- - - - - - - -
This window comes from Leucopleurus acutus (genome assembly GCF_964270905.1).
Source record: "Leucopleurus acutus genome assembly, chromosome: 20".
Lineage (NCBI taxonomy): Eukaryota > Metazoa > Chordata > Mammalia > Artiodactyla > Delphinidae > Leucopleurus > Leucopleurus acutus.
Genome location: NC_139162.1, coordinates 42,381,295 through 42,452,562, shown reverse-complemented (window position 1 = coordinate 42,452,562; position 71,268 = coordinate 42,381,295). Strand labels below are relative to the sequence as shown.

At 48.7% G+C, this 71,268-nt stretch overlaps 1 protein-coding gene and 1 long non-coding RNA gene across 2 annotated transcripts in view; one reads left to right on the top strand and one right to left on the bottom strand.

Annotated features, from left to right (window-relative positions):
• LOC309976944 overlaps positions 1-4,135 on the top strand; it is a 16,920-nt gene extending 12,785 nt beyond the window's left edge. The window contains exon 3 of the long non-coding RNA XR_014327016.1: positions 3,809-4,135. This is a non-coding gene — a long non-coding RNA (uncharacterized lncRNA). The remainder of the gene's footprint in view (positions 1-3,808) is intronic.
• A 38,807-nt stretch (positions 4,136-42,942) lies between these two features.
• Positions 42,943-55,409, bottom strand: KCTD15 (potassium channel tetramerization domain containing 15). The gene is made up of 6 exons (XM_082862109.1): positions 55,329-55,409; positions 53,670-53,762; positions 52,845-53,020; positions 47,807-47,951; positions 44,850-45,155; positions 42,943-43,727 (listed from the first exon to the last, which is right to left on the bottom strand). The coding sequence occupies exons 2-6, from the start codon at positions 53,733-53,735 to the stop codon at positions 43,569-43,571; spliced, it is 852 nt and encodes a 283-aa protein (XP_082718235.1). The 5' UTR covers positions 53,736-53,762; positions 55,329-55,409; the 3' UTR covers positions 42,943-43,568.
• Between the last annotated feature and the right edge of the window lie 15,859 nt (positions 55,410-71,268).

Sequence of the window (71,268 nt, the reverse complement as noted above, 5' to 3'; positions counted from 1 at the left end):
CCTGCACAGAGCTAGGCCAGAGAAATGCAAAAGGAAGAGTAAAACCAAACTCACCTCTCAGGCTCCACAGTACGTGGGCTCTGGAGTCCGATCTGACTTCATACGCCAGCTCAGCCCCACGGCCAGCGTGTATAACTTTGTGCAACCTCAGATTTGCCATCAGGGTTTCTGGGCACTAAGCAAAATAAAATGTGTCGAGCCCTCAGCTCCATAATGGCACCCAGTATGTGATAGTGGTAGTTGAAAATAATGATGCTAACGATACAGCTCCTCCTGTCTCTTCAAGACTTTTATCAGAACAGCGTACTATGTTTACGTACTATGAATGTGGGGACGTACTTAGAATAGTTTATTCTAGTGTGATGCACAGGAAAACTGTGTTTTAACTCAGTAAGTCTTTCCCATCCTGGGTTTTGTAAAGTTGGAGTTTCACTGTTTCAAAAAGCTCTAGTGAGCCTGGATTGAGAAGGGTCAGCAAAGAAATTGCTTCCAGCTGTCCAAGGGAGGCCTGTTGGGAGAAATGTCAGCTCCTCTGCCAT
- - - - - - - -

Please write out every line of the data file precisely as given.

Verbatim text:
This window comes from Leucopleurus acutus (genome assembly GCF_964270905.1).
Source record: "Leucopleurus acutus genome assembly, chromosome: 20".
Lineage (NCBI taxonomy): Eukaryota > Metazoa > Chordata > Mammalia > Artiodactyla > Delphinidae > Leucopleurus > Leucopleurus acutus.
Genome location: NC_139162.1, coordinates 42,381,295 through 42,452,562, shown reverse-complemented (window position 1 = coordinate 42,452,562; position 71,268 = coordinate 42,381,295). Strand labels below are relative to the sequence as shown.

At 48.7% G+C, this 71,268-nt stretch overlaps 1 protein-coding gene and 1 long non-coding RNA gene across 2 annotated transcripts in view; one reads left to right on the top strand and one right to left on the bottom strand.

Annotated features, from left to right (window-relative positions):
• LOC309976944 overlaps positions 1-4,135 on the top strand; it is a 16,920-nt gene extending 12,785 nt beyond the window's left edge. The window contains exon 3 of the long non-coding RNA XR_014327016.1: positions 3,809-4,135. This is a non-coding gene — a long non-coding RNA (uncharacterized lncRNA). The remainder of the gene's footprint in view (positions 1-3,808) is intronic.
• A 38,807-nt stretch (positions 4,136-42,942) lies between these two features.
• Positions 42,943-55,409, bottom strand: KCTD15 (potassium channel tetramerization domain containing 15). The gene is made up of 6 exons (XM_082862109.1): positions 55,329-55,409; positions 53,670-53,762; positions 52,845-53,020; positions 47,807-47,951; positions 44,850-45,155; positions 42,943-43,727 (listed from the first exon to the last, which is right to left on the bottom strand). The coding sequence occupies exons 2-6, from the start codon at positions 53,733-53,735 to the stop codon at positions 43,569-43,571; spliced, it is 852 nt and encodes a 283-aa protein (XP_082718235.1). The 5' UTR covers positions 53,736-53,762; positions 55,329-55,409; the 3' UTR covers positions 42,943-43,568.
• Between the last annotated feature and the right edge of the window lie 15,859 nt (positions 55,410-71,268).

Sequence of the window (71,268 nt, the reverse complement as noted above, 5' to 3'; positions counted from 1 at the left end):
CCTGCACAGAGCTAGGCCAGAGAAATGCAAAAGGAAGAGTAAAACCAAACTCACCTCTCAGGCTCCACAGTACGTGGGCTCTGGAGTCCGATCTGACTTCATACGCCAGCTCAGCCCCACGGCCAGCGTGTATAACTTTGTGCAACCTCAGATTTGCCATCAGGGTTTCTGGGCACTAAGCAAAATAAAATGTGTCGAGCCCTCAGCTCCATAATGGCACCCAGTATGTGATAGTGGTAGTTGAAAATAATGATGCTAACGATACAGCTCCTCCTGTCTCTTCAAGACTTTTATCAGAACAGCGTACTATGTTTACGTACTATGAATGTGGGGACGTACTTAGAATAGTTTATTCTAGTGTGATGCACAGGAAAACTGTGTTTTAACTCAGTAAGTCTTTCCCATCCTGGGTTTTGTAAAGTTGGAGTTTCACTGTTTCAAAAAGCTCTAGTGAGCCTGGATTGAGAAGGGTCAGCAAAGAAATTGCTTCCAGCTGTCCAAGGGAGGCCTGTTGGGAGAAATGTCAGCTCCTCTGCCAT